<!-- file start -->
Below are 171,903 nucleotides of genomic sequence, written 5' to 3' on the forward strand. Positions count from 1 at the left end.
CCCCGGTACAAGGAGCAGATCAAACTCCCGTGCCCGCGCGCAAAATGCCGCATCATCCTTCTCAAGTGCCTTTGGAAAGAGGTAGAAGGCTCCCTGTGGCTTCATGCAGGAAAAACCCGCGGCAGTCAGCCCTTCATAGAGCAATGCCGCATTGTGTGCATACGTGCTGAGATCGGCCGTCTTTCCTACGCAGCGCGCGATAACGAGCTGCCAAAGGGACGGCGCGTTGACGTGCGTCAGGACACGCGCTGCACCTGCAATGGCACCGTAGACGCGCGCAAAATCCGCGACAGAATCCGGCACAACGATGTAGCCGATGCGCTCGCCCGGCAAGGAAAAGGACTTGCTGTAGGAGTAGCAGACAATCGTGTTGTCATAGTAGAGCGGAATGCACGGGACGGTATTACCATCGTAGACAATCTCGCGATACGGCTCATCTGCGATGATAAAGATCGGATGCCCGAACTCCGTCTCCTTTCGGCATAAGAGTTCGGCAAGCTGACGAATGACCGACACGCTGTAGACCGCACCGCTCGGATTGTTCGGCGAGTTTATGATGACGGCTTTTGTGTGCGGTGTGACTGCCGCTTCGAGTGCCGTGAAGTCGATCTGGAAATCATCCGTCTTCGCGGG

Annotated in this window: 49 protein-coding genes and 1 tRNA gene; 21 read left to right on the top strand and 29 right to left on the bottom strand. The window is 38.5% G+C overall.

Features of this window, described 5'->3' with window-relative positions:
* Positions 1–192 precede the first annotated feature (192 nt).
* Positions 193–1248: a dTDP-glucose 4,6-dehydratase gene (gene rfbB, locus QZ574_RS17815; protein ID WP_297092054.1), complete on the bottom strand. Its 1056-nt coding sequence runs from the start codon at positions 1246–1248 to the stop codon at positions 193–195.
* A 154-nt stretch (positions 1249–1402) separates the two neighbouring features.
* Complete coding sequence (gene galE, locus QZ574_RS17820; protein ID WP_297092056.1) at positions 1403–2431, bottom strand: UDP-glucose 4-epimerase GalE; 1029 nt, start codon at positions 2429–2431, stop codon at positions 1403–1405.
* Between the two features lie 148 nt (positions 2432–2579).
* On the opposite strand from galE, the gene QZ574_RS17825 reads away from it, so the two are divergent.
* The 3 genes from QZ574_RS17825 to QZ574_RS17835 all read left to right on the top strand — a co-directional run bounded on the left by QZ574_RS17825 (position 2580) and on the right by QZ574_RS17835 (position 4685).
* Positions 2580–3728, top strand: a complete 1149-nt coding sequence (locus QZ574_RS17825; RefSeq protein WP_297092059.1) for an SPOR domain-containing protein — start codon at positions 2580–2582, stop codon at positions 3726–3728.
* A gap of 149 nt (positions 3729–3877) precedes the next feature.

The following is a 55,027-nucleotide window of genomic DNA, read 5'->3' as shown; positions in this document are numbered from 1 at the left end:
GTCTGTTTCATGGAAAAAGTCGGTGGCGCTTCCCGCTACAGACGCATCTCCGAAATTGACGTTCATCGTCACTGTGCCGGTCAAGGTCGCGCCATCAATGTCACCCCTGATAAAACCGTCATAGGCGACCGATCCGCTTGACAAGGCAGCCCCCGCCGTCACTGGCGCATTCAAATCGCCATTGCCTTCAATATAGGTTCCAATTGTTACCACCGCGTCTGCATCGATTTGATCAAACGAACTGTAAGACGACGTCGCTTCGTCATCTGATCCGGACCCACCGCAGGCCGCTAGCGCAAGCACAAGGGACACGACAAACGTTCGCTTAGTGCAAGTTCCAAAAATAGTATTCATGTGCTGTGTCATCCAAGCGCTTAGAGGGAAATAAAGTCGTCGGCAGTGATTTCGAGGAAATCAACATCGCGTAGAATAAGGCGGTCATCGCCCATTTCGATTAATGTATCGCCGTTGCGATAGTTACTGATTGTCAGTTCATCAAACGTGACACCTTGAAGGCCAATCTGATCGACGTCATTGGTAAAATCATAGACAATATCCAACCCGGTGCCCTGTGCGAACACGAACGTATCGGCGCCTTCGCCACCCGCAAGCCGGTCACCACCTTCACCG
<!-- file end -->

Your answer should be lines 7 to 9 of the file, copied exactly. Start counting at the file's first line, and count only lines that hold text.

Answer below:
* A 154-nt stretch (positions 1249–1402) separates the two neighbouring features.
* Complete coding sequence (gene galE, locus QZ574_RS17820; protein ID WP_297092056.1) at positions 1403–2431, bottom strand: UDP-glucose 4-epimerase GalE; 1029 nt, start codon at positions 2429–2431, stop codon at positions 1403–1405.
* Between the two features lie 148 nt (positions 2432–2579).